The ALTA Short Form Commitment for Title Insurance for a Short Form Residential Loan Policy has similar changes as does the Commitment for Title Insurance. This form of commitment should be used if a short form loan policy is to be issued down the road. [Really, the SFTISFRLP is an actual thing.]
ALTA Homeowner’s Policy of Title Insurance
The Homeowner’s policy’s revisions are noteworthy more for what did not change than for what did change. First, the name of the policy did not change. There was much discussion within the Forms Committee about changing the name because both claims’ counsel and local operations spent a great deal of time distinguishing the ALTA Homeowner’s policy from the residential consumer’s multi-risk homeowner’s policy. That is, there were multiple anecdotal reports of claims being made by actual homeowners for damage to their roofs during a thunderstorm. In the end, the name was retained as the most apropos for describing the policy’s intended use: Expanded coverage for the resident owner by title insurance in untraditional areas (e.g., subdivision, zoning, building permits, etc.).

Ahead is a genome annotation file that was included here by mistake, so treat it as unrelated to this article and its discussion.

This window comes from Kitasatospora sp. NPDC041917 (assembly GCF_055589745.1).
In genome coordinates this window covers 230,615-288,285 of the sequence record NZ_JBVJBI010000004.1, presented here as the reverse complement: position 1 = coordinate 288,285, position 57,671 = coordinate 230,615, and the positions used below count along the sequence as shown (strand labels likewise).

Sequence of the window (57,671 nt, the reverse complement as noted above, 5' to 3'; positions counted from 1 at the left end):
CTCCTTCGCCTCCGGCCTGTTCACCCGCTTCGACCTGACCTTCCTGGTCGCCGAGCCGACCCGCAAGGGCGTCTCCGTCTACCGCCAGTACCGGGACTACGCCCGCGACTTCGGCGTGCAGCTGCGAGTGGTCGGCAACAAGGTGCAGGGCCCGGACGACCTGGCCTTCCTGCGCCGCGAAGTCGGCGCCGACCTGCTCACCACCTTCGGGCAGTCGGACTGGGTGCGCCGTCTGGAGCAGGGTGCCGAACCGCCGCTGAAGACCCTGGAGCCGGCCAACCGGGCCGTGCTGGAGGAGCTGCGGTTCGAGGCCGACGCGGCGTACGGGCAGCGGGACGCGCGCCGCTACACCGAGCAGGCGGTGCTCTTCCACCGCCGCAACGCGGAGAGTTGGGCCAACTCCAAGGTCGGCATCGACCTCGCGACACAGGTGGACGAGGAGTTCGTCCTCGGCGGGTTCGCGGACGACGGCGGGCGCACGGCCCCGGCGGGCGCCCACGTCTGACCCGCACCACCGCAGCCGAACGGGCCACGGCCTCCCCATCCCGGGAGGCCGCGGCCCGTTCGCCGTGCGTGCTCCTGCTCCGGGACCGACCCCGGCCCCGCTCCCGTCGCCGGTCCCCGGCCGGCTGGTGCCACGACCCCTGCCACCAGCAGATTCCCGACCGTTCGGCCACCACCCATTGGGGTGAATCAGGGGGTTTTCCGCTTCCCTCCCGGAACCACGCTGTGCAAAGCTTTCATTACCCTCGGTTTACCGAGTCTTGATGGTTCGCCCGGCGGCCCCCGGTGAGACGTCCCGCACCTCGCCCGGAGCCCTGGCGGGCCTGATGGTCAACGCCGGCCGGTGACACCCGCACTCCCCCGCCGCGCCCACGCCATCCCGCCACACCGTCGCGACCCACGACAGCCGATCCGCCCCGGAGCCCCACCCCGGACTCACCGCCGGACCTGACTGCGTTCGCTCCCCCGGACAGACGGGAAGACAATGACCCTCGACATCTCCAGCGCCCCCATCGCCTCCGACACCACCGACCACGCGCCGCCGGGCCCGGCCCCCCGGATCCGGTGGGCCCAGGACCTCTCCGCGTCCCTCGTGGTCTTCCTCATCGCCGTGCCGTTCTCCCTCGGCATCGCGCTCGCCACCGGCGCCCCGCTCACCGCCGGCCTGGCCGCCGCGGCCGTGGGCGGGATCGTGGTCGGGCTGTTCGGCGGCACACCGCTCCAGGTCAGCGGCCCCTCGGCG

Coverage in untraditional areas also remained largely unchanged after much debate. Claims’ counsel reported a glut of claims that had essentially nuisance value for losses resulting from lack of a building permit (for a deck or alteration to the improvements) or lack of approval for a minor encroachment by a fence or deck into public or HOA lands. Claims’ counsel argued for removal of such coverages. The Forms Committee settled on retention of the expanded coverages. Reducing coverages was a non-starter for the majority of the Forms Committee (and, by word from ALTA staff, the ALTA Board as well).
The Homeowner’s policy did, however, tighten the Coverage Statement language that limits who may be an Insured: